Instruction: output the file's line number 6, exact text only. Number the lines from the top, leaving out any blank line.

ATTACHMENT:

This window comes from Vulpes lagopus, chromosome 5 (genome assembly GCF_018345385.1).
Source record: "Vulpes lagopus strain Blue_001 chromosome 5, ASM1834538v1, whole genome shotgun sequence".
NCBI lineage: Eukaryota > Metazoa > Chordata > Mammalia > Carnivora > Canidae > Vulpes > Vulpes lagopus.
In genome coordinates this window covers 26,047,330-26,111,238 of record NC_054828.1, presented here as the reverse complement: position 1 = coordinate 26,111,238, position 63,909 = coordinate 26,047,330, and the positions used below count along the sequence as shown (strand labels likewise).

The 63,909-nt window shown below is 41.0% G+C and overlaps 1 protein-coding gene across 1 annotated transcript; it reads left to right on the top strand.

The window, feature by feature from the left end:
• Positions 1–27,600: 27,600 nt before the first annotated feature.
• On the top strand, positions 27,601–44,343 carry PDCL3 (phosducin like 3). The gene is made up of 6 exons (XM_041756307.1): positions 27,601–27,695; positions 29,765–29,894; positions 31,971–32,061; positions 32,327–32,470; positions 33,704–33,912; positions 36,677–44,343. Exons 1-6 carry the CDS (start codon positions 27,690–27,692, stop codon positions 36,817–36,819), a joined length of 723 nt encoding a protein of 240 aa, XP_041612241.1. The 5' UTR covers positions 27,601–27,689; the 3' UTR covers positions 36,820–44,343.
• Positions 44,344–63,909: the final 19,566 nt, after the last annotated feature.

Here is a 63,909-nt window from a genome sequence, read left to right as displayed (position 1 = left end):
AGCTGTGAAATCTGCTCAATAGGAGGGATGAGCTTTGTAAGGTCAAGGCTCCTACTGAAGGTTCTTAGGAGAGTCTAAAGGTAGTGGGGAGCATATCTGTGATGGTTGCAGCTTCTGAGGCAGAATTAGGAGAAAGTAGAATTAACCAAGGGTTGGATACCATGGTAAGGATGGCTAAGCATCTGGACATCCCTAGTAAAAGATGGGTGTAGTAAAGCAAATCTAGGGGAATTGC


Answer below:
The window, feature by feature from the left end: